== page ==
A District Court judge in Washington has partially granted a defendant’s motion to dismiss, but denied the motion related to claims the defendant allegedly violated the Fair Debt Collection Practices Act when it mistakenly sent two letters to the plaintiff informing him that a writ of garnishment had been entered against him, one of which was sent after the plaintiff had hired an attorney who instructed the defendant to cease communications.
A copy of the ruling in the case of Frias v. Patenaude & Felix can be accessed by clicking here.
The defendant sent a letter to the plaintiff, informing him that he was being served with an order for a writ of garnishment. The letter included documents referring to a judgment for an unpaid credit card account as well as the plaintiff’s name and address along with the name and address of his employer, and a Social Security number that ended in 4970. The plaintiff retained an attorney who, 11 days later, sent the defendant a letter disputing the debt, saying that the plaintiff was not in default, that his Social Security number does not end in 4970, and requesting that the defendant cease all communications with the plaintiff. The defendant did not respond to the letter. Six months later, it sent another letter to the plaintiff that was largely the same as the first letter, except informing the plaintiff that the funds in his bank account were being garnished instead of his wages.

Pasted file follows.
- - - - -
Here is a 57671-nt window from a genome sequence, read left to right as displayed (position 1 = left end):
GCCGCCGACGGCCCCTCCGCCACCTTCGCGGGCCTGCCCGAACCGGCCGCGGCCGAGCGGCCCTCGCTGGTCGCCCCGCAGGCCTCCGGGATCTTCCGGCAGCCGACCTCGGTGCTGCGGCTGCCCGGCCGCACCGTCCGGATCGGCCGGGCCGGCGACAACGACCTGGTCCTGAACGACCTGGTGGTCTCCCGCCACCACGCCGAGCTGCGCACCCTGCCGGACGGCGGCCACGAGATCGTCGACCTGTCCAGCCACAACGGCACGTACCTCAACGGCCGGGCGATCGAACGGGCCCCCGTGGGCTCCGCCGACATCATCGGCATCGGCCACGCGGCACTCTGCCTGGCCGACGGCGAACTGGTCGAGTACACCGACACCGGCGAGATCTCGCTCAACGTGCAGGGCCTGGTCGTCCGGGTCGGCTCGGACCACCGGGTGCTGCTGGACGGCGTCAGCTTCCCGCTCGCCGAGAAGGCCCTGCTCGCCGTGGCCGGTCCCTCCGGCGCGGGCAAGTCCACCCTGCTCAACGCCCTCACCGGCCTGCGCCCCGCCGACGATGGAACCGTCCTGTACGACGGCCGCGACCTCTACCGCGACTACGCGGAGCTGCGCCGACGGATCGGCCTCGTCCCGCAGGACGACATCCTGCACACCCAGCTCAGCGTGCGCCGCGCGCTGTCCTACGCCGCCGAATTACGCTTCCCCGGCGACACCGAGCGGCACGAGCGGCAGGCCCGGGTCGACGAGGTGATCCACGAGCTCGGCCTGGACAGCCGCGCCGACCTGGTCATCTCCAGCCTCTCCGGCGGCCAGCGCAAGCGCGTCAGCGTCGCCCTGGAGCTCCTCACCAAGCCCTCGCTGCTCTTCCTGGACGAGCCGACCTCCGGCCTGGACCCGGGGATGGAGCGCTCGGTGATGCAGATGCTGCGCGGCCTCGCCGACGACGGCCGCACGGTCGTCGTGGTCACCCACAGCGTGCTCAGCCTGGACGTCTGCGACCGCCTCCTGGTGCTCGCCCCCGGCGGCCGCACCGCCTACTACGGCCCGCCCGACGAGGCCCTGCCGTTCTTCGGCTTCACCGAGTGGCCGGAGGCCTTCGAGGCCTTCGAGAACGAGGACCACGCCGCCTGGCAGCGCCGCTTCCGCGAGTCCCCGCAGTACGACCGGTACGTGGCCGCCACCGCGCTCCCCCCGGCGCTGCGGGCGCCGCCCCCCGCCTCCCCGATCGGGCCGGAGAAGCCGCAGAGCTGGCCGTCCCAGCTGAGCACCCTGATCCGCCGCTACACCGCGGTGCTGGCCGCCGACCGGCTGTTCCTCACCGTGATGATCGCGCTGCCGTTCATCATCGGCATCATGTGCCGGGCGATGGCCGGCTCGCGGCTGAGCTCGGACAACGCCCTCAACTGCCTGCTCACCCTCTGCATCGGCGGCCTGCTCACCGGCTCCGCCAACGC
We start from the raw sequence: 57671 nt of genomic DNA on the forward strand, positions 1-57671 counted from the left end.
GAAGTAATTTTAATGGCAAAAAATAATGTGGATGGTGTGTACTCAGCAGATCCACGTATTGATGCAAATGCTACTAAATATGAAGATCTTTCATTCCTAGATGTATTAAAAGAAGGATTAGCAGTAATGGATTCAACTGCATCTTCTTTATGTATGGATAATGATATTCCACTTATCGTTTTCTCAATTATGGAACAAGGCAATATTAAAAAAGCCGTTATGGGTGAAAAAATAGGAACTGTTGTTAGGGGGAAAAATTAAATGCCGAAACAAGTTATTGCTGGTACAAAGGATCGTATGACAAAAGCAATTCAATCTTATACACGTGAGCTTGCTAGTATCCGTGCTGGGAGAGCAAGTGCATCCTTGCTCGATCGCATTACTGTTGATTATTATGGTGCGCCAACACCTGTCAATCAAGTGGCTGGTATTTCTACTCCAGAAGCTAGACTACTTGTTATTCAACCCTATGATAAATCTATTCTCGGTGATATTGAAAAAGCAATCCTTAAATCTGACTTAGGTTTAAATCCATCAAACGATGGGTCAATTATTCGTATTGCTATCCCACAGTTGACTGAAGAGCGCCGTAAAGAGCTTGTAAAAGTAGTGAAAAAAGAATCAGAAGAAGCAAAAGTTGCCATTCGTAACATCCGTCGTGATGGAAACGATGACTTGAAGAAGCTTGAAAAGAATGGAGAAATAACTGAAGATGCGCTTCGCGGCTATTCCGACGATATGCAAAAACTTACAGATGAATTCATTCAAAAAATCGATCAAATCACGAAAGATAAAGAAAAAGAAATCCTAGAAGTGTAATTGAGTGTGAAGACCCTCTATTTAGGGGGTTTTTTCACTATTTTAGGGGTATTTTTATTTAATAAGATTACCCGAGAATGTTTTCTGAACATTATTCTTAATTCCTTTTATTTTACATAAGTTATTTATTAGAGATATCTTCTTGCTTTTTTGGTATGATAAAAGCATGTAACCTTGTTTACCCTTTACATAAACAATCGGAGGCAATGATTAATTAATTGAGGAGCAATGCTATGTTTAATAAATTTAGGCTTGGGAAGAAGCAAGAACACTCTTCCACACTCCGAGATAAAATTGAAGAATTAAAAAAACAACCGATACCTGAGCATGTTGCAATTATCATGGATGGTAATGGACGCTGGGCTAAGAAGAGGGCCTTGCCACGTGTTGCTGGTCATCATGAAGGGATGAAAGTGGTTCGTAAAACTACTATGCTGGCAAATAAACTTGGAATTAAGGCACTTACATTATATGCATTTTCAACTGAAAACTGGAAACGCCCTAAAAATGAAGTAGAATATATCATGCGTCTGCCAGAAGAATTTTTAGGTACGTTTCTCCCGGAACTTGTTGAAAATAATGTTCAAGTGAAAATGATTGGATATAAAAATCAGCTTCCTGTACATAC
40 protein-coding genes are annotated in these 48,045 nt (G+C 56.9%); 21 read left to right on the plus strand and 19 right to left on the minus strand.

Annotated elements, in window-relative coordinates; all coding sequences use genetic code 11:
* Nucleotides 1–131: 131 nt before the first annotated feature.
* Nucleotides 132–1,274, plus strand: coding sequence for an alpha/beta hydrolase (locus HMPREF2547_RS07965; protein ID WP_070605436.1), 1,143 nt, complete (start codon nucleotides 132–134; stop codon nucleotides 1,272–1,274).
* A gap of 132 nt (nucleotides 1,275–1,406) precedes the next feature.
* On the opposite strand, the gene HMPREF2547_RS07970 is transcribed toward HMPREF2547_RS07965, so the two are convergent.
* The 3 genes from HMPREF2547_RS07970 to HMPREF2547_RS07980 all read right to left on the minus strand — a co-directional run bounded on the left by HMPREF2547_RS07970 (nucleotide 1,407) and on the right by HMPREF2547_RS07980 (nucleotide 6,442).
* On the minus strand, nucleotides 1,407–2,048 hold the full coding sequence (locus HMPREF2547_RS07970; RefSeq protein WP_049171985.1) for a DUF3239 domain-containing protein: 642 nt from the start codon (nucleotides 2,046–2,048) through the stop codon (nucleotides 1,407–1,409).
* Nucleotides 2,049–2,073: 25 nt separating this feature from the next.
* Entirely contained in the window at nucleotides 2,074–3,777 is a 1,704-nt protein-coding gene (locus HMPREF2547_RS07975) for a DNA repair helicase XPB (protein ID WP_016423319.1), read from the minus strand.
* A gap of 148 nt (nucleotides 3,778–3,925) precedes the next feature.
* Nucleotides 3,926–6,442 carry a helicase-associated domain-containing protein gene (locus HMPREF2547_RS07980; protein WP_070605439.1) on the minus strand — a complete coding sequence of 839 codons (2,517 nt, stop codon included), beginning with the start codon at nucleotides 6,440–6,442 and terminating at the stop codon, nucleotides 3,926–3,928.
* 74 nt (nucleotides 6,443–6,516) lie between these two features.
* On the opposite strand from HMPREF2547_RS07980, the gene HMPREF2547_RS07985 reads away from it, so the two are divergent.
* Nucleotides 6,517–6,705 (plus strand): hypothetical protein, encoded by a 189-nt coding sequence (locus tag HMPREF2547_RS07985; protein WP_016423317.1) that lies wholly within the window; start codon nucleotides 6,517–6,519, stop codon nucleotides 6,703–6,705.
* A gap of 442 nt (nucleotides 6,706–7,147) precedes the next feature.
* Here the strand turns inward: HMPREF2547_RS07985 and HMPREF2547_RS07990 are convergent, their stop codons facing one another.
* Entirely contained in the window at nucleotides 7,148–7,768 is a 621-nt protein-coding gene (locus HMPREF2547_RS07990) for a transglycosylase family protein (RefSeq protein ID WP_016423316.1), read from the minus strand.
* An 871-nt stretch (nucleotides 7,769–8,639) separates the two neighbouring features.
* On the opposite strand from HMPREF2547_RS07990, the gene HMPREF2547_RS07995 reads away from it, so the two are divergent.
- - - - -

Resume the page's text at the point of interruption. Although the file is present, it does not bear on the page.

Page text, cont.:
The plaintiff filed suit, alleging the conduct violated several provisions of the FDCPA as well as the Washington Consumer Protection Act and the Washington Collection Agency Act.
The judge denied the defendant’s motion related to the FDCPA claims, disagreeing with the plaintiff that even a least sophisticated consumer would have known that the defendant was trying to collect from someone else. But given the other information that was included in the letter, a least sophisticated consumer “would be unlikely to conclude” that the defendant was trying to collect from someone else, ruled Judge John Coughenour of the District Court for the Western District of Washington.
“Debt collectors do not generally notify random people that they are collecting debts from others, and P&F does not offer any reason why a consumer would conclude that P&F was doing so here,” Judge Coughenour wrote. “Rather, P&F appears to argue that an unsophisticated consumer in Mr. Frias’s position would have concluded that P&F was trying to garnish someone else but sent the garnishment packet to him by mistake. But faced with several pieces of information pointing to him (his name, address, employer’s name and address, and the name of a financial institution at which he had an account) and only one pointing to another person (the Social Security number), an unsophisticated consumer is more likely to conclude that the social security number was inaccurate, rather than all of the other information, or that P&F was trying to collect from him even though someone else owed the debt.”
The judge also denied the defendant’s arguments that it was required to mail copies of the garnishment documents to the plaintiff after his attorney had requested for communications to cease. But even though the plaintiff was not the judgment debtor, the defendant sent the documents anyway.
In his concluding remarks, Judge Coughenor said he was “astounded by P&F’s stunning lack of appreciation for how irresponsible its conduct in this matter has been.”